Police: Woman Set Fire Because Husband Smoked Her Pot

Linda Lopez charged with aggravated arson in connection with Sunday fire

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    NEWSLETTERS

    TK
    Riverside Police Department
    Linda Lopez

    A Chicago woman set fire to a Riverside apartment because she was mad at her husband for smoking all their pot, officials said.

    Linda B. Lopez, 33, was charged with aggravated arson in connection with the Sunday morning fire in the 2900 block of South Harlem Avenue, in Riverside. At a bond hearing Tuesday in Maywood, Judge Ann Finley Collins set bond for Lopez at $20,000.

    It was a tenant on Sunday morning said he was awakened by a fire alarm. Responding officers found a a small fire in a planter outside and a second blaze fire smoldering inside an apartment on the second floor, officials said. Firefighters from the Riverside Fire Department quickly put out the fire.

    Police learned that Lopez, who lives on the 2800 block of South Drake Avenue, in Chicago, had been staying in the apartment after the previous tenant, whom they knew, moved out with rent paid through the end of the month, police said.

    The couple had been "partying and consuming large amounts of heroin on a daily basis," the statement said.

    On Saturday, the couple went to North Riverside Mall and shoplifted alcohol from an outlet store, then spent the rest of the day drinking, police said. They then went to the West Side of Chicago, where Lopez performed a sex act for money in an alley, and the pair used the money to buy crack cocaine, police said.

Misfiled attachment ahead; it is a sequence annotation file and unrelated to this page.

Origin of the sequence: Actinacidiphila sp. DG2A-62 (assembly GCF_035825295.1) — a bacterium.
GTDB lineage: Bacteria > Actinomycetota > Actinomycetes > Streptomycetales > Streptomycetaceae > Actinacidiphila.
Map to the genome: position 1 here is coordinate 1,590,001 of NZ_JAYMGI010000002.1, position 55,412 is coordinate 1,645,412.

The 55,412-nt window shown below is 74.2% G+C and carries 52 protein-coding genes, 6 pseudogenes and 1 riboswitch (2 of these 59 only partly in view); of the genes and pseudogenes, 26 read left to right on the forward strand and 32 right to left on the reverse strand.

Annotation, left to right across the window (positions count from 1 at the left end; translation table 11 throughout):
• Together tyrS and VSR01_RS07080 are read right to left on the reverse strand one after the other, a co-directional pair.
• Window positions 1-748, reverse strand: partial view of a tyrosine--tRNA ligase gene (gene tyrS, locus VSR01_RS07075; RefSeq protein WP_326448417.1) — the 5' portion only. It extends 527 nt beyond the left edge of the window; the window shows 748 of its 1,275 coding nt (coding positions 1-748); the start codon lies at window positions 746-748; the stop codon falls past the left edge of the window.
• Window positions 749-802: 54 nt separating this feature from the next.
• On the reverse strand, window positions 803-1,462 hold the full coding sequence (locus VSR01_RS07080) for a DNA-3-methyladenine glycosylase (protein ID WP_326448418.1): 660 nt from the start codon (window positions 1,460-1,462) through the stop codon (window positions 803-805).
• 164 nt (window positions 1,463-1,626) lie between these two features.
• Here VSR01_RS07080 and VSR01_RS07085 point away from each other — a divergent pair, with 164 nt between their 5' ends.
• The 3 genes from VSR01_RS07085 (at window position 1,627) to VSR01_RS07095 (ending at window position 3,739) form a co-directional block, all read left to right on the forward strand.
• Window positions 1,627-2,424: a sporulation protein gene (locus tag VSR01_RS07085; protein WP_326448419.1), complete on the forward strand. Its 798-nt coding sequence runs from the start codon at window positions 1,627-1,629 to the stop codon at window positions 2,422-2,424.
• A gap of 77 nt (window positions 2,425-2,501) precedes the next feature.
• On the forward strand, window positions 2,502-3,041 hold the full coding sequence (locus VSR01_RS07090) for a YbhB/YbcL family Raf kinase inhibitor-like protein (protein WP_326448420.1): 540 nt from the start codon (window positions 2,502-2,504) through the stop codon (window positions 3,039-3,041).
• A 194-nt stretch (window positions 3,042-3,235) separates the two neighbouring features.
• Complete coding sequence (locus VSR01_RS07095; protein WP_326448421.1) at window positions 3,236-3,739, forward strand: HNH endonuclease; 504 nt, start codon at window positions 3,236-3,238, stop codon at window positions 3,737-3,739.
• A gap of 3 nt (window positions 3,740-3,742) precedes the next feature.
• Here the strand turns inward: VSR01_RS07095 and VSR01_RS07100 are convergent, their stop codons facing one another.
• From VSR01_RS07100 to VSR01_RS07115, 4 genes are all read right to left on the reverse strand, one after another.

Lopez told police she fell asleep early Sunday, and when she woke up, her marijuana was gone. She accused her husband, and the argument turned violent, with Lopez punching and threatening to stab her husband with a knife, according to police.

    She then punctured a plastic perfume bottle, poured the perfume on some towels in the hallway and set the towels on fire, according to police.

    Lopez was later arrested in Berwyn, police said.

    In the statement, Riverside Police Chief Thomas Weitzel called Lopez's bond "bizarre," saying, “The apartment complex was occupied by tenants and two of the tenants were elderly and had disabilities that would have made it almost impossible to escape the building had the fire spread.”